Well Read

Elementary students celebrate World Read Aloud Day

Telegraph photo by GRACE PECCI ‘Fireman Jason’ was one of four from Nashua’s Fire Rescue team who read a story to kindergarteners at Mount Pleasant Elementary School on Friday to celebrate World Read Aloud Day.

NASHUA – What do a police officer, a school board member, a firefighter and the “Tooth Fairy” have in common?

The four of them spent time on Friday reading to Mount Pleasant Elementary School students to celebrate World Read Aloud Day.

“It’s always nice to bring in people from the community and to also let students know that everybody reads,” school reading specialist Deb Britenriker said. “Whether you’re a police officer, a fireman, or something else, it’s important you read. Whatever your job is, reading is always

so important.”

As of 2016, the United Nations Educational, Scientific and Cultural Organization found that worldwide, 758 million adults, two-thirds of them women, lack basic reading and writing skills.

The organization also found that those with poor literacy skills are less likely to participate in democratic processes and have fewer chances to fully exercise their civil rights.

These statistics can be found on LitWorld’s website. LitWorld was founded in 2007 after Pam Allyn, a literacy educator and author, visited an impoverished area of Nairobi, Kenya. During her visit, she saw the children’s desires to read and write, though many had little to no resources.

“Inspired after her first visit to Kibera, Pam returned to New York and mobilized a group of friends and leaders to join her in building a new movement founded on this belief. They set out to create a community-based approach to programs and training that would lead to transformational literacy defined by dreams that can come true,” the website states.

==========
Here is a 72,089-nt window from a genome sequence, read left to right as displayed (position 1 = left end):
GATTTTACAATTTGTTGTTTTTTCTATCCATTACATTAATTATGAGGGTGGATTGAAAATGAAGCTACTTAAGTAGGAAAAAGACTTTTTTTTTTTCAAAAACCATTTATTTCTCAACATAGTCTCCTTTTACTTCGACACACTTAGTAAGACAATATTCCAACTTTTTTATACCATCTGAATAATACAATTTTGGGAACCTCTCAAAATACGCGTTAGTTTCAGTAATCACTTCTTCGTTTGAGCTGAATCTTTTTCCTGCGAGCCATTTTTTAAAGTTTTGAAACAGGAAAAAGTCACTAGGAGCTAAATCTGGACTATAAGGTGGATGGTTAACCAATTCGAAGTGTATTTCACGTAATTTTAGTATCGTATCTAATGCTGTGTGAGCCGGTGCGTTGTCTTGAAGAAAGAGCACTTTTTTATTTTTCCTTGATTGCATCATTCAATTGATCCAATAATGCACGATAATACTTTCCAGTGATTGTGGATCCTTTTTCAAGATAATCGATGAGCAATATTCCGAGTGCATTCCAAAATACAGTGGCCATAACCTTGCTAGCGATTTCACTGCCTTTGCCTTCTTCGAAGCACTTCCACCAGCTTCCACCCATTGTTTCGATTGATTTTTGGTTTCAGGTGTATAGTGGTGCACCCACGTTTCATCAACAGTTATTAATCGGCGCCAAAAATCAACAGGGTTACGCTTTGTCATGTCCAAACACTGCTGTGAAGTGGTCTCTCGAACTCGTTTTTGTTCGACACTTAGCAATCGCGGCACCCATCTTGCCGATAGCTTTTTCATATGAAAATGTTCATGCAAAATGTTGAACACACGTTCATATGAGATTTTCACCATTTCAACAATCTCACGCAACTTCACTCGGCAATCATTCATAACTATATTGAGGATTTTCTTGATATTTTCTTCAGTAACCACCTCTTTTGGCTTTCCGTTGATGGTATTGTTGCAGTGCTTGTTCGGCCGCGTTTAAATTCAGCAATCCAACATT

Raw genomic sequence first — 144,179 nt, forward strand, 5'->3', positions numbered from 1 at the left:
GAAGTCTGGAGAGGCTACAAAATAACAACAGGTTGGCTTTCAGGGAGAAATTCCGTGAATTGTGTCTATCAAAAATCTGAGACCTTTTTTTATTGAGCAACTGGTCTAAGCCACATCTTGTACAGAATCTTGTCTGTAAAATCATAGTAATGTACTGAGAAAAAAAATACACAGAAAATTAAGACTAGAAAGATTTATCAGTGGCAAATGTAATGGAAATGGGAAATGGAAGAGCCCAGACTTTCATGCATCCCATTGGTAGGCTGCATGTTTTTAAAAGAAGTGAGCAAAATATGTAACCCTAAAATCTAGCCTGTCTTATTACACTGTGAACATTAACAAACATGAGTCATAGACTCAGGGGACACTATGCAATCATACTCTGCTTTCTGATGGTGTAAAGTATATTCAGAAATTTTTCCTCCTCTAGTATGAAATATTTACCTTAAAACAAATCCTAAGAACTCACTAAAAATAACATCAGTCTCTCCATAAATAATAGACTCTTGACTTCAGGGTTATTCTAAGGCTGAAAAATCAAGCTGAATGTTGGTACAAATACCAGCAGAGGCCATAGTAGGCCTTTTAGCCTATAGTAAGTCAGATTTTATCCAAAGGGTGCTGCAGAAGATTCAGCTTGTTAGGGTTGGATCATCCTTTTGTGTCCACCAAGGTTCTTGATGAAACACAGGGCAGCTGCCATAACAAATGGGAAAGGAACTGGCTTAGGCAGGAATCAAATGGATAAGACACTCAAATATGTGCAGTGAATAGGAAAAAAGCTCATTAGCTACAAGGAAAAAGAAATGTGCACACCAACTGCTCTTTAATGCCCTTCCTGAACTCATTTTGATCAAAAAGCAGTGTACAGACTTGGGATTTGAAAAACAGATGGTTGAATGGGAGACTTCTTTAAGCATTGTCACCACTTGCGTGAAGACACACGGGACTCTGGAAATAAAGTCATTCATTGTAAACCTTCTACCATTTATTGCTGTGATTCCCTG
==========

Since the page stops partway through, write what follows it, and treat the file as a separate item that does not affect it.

And so, during the next five years, LitWorld created the following: LitClubs, LitCamps and World Read Aloud Day.

World Read Aloud Day was founded 10 years ago, to encourage sharing stories and spread a love of reading and writing among the world.

Britenriker decided to bring World Read Aloud Day to the school last year after noticing mention of it on Twitter. It was something the school had never participated in before, but after seeing its benefits online, Britenriker decided to reach out to the school’s librarian and they put the thought into action. This year, they decided to host it again. The entire school participated on Friday. Britenriker took it upon herself to invite Nashua community members, which included police officers, firefighters, school board members, retired teachers and even the “Tooth Fairy,” to read stories to the students. Each person was scheduled to visit a few classrooms and read aloud stories. Each class had at least two different sets of readers visit their room.

Britenriker said she hoped World Reading Day would inspire students to continue reading.

The Melbourne Institute of Applied Economic and Social Research has found that reading aloud to children every day puts them almost at a year ahead of children who do not receive daily read alouds.

There are resources online at LitWorld for teachers, and parents who want to read aloud to their children. For World Reading day, LitWorld suggests that readers familiarize themselves with the book and make notes of places where they want to stop to ask questions. They also suggest readers stay animated and use different voices for different characters.

To find more resources, visit http://www.litworld.org/wrad/